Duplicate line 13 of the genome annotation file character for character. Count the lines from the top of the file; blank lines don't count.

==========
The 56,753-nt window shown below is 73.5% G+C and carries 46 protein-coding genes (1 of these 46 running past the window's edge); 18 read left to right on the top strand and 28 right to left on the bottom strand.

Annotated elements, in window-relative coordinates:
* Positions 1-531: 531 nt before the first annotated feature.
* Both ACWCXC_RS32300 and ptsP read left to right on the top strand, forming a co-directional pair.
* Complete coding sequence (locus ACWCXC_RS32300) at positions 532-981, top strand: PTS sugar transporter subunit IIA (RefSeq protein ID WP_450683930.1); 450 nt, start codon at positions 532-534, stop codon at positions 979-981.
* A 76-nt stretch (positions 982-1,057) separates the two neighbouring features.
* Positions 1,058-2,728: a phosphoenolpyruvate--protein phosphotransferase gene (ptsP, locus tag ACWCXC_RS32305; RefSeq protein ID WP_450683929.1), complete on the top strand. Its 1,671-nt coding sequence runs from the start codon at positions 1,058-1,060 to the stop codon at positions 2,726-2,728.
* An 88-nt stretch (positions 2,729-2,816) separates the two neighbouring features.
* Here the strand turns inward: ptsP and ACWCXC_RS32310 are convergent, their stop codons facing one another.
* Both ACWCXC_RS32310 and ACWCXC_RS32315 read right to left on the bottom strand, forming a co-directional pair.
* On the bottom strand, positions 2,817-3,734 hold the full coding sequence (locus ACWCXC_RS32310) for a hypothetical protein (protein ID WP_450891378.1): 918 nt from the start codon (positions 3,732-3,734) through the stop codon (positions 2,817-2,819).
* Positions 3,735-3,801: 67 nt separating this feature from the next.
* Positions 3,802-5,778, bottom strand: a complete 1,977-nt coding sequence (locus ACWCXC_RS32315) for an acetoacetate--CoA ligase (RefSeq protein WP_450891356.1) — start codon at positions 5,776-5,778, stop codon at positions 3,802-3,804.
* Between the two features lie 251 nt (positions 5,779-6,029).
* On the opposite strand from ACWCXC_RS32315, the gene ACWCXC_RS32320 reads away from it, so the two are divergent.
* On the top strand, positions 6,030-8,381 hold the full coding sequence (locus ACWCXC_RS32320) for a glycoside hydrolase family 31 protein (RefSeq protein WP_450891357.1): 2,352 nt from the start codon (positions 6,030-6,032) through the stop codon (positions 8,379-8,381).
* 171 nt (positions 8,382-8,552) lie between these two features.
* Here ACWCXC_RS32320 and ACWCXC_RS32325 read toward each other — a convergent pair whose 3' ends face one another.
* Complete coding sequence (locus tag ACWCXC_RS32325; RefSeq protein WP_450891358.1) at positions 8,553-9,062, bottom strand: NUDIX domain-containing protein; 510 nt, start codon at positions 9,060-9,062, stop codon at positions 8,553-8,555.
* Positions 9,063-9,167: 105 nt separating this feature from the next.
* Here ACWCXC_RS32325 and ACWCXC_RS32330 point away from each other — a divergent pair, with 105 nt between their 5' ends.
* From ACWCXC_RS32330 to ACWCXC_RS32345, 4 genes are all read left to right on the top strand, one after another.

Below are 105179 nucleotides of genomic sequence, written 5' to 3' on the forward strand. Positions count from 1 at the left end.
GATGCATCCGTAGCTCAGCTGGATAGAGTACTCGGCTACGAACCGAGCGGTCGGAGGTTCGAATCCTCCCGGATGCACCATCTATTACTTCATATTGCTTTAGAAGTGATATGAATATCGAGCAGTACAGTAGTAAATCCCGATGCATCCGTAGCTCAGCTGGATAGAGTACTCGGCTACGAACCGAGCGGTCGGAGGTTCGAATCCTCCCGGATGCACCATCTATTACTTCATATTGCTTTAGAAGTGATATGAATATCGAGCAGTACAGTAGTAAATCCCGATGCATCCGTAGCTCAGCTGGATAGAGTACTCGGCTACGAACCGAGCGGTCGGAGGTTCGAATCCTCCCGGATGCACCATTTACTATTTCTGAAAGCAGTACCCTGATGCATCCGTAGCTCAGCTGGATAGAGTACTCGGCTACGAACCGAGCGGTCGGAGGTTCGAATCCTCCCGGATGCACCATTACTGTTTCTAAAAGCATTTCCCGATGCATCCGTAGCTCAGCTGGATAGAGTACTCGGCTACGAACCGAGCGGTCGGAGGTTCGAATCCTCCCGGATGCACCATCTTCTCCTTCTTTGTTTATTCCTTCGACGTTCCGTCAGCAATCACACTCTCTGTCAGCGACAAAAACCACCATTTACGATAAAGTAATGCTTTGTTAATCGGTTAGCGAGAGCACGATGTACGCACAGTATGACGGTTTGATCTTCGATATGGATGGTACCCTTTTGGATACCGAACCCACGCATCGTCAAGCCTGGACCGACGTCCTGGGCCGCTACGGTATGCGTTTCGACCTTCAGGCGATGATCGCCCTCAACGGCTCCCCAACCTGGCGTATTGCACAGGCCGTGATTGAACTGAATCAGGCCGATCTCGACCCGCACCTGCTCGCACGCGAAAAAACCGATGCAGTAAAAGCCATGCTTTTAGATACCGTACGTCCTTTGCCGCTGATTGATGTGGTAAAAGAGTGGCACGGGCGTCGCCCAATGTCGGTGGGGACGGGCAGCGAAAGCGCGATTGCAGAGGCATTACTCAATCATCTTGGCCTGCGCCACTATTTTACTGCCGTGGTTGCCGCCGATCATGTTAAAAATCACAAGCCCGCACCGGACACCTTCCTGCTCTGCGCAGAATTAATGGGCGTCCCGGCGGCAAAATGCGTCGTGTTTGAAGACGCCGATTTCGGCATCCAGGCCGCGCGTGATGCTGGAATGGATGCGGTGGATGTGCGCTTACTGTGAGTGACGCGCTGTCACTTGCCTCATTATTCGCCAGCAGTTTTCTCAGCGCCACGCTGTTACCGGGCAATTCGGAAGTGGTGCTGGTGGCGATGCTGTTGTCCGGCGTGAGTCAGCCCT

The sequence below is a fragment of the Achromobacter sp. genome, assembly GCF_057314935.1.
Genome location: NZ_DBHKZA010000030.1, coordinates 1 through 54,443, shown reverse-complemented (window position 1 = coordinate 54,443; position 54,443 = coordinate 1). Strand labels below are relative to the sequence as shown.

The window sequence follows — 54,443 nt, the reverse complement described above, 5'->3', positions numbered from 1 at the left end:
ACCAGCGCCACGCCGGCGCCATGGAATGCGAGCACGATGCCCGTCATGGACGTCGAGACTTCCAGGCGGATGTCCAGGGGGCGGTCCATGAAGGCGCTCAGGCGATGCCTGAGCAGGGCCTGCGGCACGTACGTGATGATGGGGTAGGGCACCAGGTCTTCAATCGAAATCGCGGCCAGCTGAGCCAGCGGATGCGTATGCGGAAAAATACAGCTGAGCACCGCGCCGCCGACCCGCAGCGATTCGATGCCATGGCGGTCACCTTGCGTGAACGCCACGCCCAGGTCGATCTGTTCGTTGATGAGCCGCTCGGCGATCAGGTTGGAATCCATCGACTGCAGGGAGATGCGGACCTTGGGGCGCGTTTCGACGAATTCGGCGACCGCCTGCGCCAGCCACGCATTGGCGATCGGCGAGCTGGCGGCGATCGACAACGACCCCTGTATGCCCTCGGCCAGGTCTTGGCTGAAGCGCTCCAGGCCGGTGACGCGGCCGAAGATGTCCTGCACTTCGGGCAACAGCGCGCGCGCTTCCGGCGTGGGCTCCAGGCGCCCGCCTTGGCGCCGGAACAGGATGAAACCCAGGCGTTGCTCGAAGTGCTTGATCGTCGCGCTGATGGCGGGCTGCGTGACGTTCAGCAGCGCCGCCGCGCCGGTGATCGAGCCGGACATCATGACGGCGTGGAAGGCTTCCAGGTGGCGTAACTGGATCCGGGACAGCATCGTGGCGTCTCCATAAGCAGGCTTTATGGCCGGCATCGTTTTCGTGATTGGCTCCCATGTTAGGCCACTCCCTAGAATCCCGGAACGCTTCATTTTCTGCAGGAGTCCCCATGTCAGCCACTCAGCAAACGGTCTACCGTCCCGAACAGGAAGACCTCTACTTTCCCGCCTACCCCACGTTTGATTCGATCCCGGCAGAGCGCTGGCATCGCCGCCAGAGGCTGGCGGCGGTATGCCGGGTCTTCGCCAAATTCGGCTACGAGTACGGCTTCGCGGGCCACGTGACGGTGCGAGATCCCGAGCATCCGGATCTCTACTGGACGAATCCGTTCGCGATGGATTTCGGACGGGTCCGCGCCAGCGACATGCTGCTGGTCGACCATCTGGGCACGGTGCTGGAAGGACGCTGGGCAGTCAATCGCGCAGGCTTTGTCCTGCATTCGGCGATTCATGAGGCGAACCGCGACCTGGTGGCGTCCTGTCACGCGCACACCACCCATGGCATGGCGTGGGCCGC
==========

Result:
* Positions 3,802-5,778, bottom strand: a complete 1,977-nt coding sequence (locus ACWCXC_RS32315) for an acetoacetate--CoA ligase (RefSeq protein WP_450891356.1) — start codon at positions 5,776-5,778, stop codon at positions 3,802-3,804.